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1forwalleye

Any Big Sandy Lake Reports?

7 posts in this topic

How did everybody do Memorial Day weekend? Any fishing reports out of BSL? I managed a half dozen small walleye and a 10# northern. Thanks.

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Caught the usual small walleyes and northerns, but it was still fun. Wish the weather would have been a little better though.

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We did pretty good. About 12 nice keeper walleye out of BSL. The weather didn't help much. mad.gifmad.gif

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Quote:

We did pretty good. About 12 nice keeper walleye out of BSL. The weather didn't help much.
mad.gifmad.gif


Aha caught you SF,and you said you'd never fish for how was it oh ya,GRAVEL LIVARDS.

Glad to hear you finaly got out.

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Thanks for the replies. Scumfrog - if you do not mind me asking, what were the size of the fish you were catching? I am fishing BSL for the first time the year and 75% of the fish I have been catching are less than 14" and the largest was only 18". I understand this is the norm for the lake. Thanks.

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Yeah the fish are small in that lake, don't know why. I think it's because of the fishing pressure the lake gets.

We don't keep any thing smaller then 14". And I'm not a walleye fisherman. smirk.gif I manly fish bass, but in that lake there isn't any so I'm forced to fish for walleyes. tongue.gif

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Here is what the Mn. DNR says.....

Status of the Fishery (as of 07/11/2005)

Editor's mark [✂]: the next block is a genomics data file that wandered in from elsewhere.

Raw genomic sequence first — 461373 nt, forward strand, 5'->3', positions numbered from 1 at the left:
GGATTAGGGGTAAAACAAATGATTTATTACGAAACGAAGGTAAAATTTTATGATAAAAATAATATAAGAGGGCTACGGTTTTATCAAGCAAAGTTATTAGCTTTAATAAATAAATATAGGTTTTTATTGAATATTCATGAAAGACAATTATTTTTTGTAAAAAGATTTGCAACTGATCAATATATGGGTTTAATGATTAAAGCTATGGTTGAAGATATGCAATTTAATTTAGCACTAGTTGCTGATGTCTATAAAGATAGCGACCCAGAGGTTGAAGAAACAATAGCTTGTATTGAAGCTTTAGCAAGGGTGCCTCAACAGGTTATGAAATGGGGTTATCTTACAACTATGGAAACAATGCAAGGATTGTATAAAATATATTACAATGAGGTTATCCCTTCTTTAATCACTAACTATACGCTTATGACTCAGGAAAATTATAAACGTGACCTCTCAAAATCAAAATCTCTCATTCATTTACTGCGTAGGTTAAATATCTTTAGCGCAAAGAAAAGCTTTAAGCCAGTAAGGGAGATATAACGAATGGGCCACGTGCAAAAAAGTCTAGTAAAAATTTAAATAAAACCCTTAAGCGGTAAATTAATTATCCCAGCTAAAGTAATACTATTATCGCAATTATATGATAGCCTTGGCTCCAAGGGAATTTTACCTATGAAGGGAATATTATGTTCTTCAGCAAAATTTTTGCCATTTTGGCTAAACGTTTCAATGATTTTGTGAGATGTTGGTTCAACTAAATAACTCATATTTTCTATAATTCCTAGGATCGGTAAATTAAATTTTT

Big Sandy Lake is located in northeastern Aitkin County approximately 9 miles north of McGregor. The lake is characterized as a large fertile walleye lake comprised of several habitat types. These include the open, windswept main basin, the deep cool eastern basin, Bill Horn Bay, the shallower and more isolated south basin, Webster Bay, and shallow bays containing dense rice beds on the south, east and northeast sides of the lake. The lake is currently managed for walleye, northern pike and black crappie. Walleyes are the most popular target for anglers, particularly in the main basin. The walleye in Big Sandy grow slowly and tend to be smaller on average than lakes with a faster growth rate. Past management has included a long history of various stocking strategies for walleye dating back to 1917. No measurable changes in the walleye abundance were detected due to stocking, therefore stocking was discontinued in 1995. Furthermore, the strongest year class of walleyes ever produced was in 1994, which was a year when stocking did not occur. The mean length for walleyes caught in the survey gill nets was only 10.8 inches long and only six percent measured 18 inches or longer. The size distribution was similar to what was found in previous surveys and gillnet catch rates were virtually identical to what was observed in 2001 at 3.2 fish per net. Survey data indicates that current catch rates are lower than what was documented through the 1990's when gill net catch rates ranged between 5.2 and 9.4 fish per net. Five different age classes were represented in this survey with the 2002 and 2003 year classes being the strongest. These fish will recruit to the sport fishery in the next couple of years. The walleye population will continue to be monitored at regular intervals in the future. Northern pike are also an important game fish in Big Sandy Lake. The gillnet catch rate for northern pike is about average for this type of lake at 4.6 per net and has ranged between 4.0 and 5.9 per net since 1975. The northern pike were also small, averaging just 17.8 inches, but ranging up to 26 inches in the survey gill nets. Despite the presence of a desirable yellow perch and tulibee population northern pike are small and seem to grow slow. Habitat segregation may explain some of this incongruity for example; yellow perch were mostly captured in the main basin, whereas northern pike were captured more often in the shallower, more vegetated areas of the lake. Angler harvest may also be a factor contributing to the lack of large pike. The abundance of yellow perch was about average for this type of lake and has fluctuated over time. The average size of perch was 8.0 inches and 30% were 9 inches or longer with some individuals reaching nearly 13.0 inches. The black crappie catch was up slightly from historical numbers and ranged in size from 7 to12 inches in length and averaged about 9 inches. The 2002 year class of crappies is strong and now are about 8 inches long. Bluegill numbers also showed an increase in 2005 with a strong 1999 year class and reasonable recruitment from the 2000, 2001 and 2002 year classes. Although not particularly numerous the average size was good with a mean of 7.2 inches and 33% of the sample over 8 inches in length. The tulibee population experienced summer kill in the mid 1980's but has since rebounded to normal levels. Tulibee were caught at a rate of 9.8 per net in 2005 with an average size of 13.8 inches with some fish reaching nearly 20 inches. Tulibee are a cold-water fish and provide quality forage for walleye and northern pike. They have a low tolerance for warm water and are therefore are usually limited to the confines of Bill Horn Bay during the summer months. Anglers are encouraged to release large northern pike and walleye and also to protect habitat by practicing responsible shoreline management techniques

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